Dalton State College sophomore Montana Gray doesn’t think next school year’s tuition and fees increases will drastically impact him, but he knows the costs could be a problem for some students.
“I just pay about $600 a semester after the HOPE scholarship,” the Chatsworth resident said. “It doesn’t really affect me that much, but as for other students, I can see where it would probably be an issue.”
The Board of Regents governing Georgia colleges approved several budget items Tuesday, including a tuition schedule that will have in-state Dalton State students paying an additional $36 per semester for terms that begin after July 1.
In-state tuition will rise from $1,423 per semester to $1,459. Out-of-state tuition will rise from $5,257 to $5,388. The increase is part of an overall budget plan the board approved. Individual colleges’ increases ranged from $32 and $270 per semester.
Dalton State spokeswoman Pam Partain said fees at Dalton State will increase from $443 per semester to $496. The athletics fee is rising from $50 to $83 as the college works to build its athletics program, and a newly mandated recreation fee of $20 will be added.
Dalton State senior marketing major Hilary Wallin said she was among a majority of members on the Student Advisory Council who approved the fee increases earlier this academic year. The fee increases, she said, will allow students to enjoy more on-campus events and activities.
“I voted in favor because ... I just feel like at the same time that it’s also for the good of our school so we can improve Dalton State,” she said, noting she paid for her schooling herself until recently. “A lot of students, they’re obviously just mad because of the fee increase and I understand that. I just recently started getting financial help with financial aid and everything.”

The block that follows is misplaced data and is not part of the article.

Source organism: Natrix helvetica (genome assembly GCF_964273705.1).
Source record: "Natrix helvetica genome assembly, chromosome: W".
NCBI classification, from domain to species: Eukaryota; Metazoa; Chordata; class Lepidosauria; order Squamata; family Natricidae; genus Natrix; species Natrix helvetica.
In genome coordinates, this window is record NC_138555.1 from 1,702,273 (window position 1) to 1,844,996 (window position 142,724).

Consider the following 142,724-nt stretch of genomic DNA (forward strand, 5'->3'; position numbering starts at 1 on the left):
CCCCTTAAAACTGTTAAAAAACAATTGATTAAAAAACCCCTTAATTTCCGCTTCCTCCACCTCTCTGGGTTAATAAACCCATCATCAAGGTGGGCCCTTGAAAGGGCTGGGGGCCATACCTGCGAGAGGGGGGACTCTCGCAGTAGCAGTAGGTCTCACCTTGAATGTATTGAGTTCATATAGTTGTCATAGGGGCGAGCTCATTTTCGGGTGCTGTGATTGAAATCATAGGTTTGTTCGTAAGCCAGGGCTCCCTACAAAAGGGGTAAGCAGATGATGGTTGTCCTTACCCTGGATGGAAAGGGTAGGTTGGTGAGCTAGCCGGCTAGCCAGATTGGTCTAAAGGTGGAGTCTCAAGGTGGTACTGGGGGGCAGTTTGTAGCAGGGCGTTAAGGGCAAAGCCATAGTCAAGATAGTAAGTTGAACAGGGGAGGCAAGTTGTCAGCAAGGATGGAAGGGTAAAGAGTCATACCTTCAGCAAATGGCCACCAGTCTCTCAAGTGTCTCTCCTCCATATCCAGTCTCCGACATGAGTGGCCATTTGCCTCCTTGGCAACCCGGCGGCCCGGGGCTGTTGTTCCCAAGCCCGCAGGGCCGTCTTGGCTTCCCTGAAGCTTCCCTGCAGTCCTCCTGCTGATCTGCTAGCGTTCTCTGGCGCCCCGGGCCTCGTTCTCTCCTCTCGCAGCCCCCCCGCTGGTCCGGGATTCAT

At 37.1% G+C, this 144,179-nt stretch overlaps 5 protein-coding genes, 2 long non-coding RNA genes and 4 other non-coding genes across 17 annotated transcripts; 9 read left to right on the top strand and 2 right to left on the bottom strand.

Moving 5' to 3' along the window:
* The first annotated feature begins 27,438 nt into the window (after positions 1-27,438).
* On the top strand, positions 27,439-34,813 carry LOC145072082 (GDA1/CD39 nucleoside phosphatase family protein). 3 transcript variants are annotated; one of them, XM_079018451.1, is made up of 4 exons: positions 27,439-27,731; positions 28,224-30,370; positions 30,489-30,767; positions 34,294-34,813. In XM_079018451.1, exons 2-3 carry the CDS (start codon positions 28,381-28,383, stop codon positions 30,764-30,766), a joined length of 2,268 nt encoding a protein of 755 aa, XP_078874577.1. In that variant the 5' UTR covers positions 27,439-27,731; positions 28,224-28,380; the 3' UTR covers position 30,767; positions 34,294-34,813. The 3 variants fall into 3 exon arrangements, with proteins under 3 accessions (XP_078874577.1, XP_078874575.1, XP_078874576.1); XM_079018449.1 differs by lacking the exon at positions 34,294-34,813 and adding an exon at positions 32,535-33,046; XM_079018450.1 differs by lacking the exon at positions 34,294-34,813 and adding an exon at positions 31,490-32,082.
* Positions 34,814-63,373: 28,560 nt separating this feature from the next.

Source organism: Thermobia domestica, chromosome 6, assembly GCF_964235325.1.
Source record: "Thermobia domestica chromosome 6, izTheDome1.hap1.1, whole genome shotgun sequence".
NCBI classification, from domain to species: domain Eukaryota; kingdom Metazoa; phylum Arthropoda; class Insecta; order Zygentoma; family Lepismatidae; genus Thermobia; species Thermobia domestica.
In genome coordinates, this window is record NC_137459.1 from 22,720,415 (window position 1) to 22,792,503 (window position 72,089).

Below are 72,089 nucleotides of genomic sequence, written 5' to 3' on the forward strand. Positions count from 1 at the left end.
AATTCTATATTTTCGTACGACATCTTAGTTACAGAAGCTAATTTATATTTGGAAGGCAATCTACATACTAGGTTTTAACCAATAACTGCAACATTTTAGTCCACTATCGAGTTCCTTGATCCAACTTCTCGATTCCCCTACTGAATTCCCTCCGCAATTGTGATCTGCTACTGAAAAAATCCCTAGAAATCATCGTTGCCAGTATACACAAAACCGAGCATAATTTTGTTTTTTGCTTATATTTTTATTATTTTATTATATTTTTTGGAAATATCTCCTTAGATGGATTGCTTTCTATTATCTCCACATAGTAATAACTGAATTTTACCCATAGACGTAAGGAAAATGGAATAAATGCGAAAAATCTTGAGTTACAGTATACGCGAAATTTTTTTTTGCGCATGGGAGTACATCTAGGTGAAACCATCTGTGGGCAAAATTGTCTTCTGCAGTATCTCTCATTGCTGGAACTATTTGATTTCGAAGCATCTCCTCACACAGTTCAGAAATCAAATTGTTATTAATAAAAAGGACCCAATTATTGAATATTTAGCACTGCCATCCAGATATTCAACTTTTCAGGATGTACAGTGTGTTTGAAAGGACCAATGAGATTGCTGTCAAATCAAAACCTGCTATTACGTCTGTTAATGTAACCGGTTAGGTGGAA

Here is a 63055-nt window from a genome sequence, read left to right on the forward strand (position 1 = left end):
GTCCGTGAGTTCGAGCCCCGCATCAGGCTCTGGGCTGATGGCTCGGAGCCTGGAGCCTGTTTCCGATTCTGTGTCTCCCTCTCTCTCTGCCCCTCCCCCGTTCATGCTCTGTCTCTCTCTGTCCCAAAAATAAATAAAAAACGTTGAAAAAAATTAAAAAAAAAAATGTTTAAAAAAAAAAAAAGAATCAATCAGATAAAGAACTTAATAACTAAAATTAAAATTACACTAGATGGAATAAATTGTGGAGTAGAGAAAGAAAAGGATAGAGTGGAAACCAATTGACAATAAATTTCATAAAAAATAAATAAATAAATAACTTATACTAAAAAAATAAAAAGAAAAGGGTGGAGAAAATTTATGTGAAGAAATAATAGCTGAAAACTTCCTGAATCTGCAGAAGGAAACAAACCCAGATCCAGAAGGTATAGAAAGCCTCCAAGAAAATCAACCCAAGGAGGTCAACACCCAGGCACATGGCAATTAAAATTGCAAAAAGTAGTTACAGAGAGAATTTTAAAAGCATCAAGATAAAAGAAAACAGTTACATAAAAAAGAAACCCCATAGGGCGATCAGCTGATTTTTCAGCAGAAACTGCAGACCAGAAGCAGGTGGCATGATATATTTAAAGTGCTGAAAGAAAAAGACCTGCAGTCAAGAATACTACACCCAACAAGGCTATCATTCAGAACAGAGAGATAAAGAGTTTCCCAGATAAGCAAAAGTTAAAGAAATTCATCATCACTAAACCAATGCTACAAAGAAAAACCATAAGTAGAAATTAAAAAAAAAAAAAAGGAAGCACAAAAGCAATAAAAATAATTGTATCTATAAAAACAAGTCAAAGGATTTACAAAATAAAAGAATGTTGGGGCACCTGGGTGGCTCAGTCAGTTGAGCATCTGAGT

The fee increases had to be student-approved before the Board of Regents would consider them.
The regents approved the tuition increases despite receiving an additional $54.6 million in funding from the Legislature for the next school year. Chancellor Hank M. Huckaby said the University System is still struggling to keep up with soaring enrollment, higher health care premiums for employees and other costs after absorbing $1.4 billion in budget cuts in the past five years.
Partain said the state funding allocation for Dalton State is about $14 million, and the rest of the budget will be covered by student fees and tuition.
“We don’t have our total budget figured yet,” Partain said.
The Board of Regents also approved a capital budget that includes $4.6 million to renovate the campus technical building and for other academic purposes as well as $2.1 million to furnish and equipment a science building under construction. Those items are awaiting the governor’s signature before they are official.
The Associated Press contributed to this story.